“What we are seeing in other parts of New England, specifically in the Boston suburbs, is that this type of product is really starting to gain steam,” Brainard continued. “It accommodates an aging population moving out of their own homes. They still want their own front door and more space, and typical apartment communities just don’t allow for that.”
Each unit in Phase II will offer residents more privacy and solitude, as each will include its own attached garage and front door, Brainard said, while residents presently living in Phase I units share stairwells and hallways with their neighbors in large apartment complexes.
Phase II buildings, which will be built in three different architectural styles — either as a “manor home” or two differing “townhouse” style homes — also will look vastly different from Phase I apartments, which were built as almost identical three- or four-story buildings holding 28 units a piece.
Manor homes will include one- and two-bedroom apartments, while townhomes will offer only three-bedroom 1,700-square-foot apartments. Townhomes also will each include 2.5 bathrooms and a back deck, Brainard said.
Brainard said his company, Simon Konover Co., which owns and manages more than 7,000 units throughout New England and other parts of the country, will continue to own and manage the Phase II Gateway apartments once complete. He said he was not sure of the units’ rental pricing, but that the current Phase I three-bedrooms units, as a point of comparison, are presently rented for around $2,400 per month.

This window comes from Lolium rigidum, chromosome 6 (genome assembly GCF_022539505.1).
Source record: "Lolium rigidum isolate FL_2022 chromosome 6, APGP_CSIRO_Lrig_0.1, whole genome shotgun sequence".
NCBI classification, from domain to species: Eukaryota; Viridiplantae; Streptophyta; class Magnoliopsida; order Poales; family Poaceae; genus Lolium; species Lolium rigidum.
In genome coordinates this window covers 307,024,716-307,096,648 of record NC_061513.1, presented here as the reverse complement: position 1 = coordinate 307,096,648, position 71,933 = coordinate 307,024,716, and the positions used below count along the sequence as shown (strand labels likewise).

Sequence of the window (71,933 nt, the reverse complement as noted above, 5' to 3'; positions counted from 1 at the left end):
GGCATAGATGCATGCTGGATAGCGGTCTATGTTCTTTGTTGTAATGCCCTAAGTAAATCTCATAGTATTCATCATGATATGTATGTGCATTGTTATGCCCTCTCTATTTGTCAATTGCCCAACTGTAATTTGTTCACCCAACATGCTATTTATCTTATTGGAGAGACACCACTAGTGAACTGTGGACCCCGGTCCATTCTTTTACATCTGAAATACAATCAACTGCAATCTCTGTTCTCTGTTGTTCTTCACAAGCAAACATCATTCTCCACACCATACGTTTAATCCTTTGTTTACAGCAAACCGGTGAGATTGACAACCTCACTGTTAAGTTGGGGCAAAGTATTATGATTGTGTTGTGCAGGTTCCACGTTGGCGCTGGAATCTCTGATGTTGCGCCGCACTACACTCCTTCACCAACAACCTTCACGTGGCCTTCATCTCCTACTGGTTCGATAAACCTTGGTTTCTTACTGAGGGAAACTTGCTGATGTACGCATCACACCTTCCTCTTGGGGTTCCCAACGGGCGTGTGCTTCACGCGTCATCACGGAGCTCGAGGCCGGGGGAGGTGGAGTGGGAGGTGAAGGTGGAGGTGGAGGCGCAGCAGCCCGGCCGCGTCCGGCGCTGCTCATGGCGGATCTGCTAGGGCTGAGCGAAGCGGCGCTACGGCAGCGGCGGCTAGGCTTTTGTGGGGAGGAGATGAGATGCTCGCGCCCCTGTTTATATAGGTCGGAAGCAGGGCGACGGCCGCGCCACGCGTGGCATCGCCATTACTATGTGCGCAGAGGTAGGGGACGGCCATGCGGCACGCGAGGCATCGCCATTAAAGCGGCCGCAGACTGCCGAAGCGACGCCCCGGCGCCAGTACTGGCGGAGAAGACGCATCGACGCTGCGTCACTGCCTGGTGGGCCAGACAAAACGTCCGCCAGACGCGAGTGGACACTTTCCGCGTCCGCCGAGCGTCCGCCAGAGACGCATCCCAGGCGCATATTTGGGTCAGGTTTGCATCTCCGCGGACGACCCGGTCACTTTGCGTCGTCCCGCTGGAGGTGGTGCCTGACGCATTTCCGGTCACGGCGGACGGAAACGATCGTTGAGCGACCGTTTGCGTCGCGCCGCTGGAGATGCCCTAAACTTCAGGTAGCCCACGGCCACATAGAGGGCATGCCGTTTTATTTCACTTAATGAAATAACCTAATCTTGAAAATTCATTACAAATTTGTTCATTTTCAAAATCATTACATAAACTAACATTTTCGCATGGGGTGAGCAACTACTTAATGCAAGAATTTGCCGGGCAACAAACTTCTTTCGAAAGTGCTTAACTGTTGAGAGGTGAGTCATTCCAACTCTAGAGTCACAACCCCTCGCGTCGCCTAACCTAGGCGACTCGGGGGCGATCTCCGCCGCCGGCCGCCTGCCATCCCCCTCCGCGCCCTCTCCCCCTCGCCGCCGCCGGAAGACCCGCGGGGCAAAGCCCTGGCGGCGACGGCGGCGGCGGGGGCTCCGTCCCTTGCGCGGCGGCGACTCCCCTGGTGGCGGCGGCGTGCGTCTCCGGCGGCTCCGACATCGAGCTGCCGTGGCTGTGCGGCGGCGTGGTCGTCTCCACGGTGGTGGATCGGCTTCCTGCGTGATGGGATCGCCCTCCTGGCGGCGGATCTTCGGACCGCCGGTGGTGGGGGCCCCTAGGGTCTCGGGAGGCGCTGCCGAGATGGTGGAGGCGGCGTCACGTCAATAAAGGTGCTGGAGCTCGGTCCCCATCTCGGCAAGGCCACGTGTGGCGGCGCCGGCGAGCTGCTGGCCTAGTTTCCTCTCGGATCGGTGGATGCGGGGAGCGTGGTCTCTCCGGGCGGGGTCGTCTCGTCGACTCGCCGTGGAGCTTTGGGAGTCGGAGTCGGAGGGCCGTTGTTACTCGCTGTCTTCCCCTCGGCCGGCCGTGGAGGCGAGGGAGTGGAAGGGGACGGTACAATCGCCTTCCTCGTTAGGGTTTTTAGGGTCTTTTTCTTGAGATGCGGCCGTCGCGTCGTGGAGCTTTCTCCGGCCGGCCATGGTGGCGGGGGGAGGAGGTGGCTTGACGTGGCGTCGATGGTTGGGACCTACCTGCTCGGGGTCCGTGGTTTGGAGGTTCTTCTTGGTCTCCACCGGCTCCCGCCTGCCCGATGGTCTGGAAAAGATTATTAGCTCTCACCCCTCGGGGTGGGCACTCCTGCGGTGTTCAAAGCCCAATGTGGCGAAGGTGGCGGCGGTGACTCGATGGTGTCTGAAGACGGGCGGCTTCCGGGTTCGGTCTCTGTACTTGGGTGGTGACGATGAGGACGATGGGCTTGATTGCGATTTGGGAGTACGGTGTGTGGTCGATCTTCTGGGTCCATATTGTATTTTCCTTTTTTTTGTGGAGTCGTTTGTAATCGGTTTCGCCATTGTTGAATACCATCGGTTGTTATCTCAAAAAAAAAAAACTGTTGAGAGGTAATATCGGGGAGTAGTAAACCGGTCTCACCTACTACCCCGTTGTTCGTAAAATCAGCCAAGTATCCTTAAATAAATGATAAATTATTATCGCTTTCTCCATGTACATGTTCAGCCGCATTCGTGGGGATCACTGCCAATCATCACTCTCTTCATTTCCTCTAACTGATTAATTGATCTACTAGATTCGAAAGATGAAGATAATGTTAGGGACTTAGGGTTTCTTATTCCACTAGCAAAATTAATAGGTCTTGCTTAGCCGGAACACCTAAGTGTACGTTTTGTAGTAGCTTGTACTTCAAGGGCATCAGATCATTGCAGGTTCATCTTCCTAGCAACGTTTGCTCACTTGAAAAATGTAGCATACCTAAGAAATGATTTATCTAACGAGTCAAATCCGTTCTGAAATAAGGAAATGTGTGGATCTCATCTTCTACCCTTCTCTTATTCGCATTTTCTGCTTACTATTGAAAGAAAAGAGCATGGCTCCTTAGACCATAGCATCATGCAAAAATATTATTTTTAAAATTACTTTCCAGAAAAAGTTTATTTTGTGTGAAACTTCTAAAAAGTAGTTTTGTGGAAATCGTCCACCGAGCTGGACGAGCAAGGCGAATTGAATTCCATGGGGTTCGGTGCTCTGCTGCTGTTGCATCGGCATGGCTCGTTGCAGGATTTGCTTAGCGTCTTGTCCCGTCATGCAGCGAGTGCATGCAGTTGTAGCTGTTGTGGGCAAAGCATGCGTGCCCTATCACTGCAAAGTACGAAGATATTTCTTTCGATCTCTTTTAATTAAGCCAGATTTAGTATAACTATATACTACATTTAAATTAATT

With that in mind, he said those units are 40 percent smaller and offer less privacy, and that the new, bigger units will be priced accordingly.
“What you are really getting is your own front door, your own garage and no one living above or below you. Right now, we have 40 three-bedroom apartments built out in Phase I and many of them have been taken by many who are 55 and older because they are moving out and selling their homes. They want to rent and they want some more space. But it’s not perfect for them because they aren’t thrilled about living next to 14 other families. But when you give them this, it’s like they have their own home again.”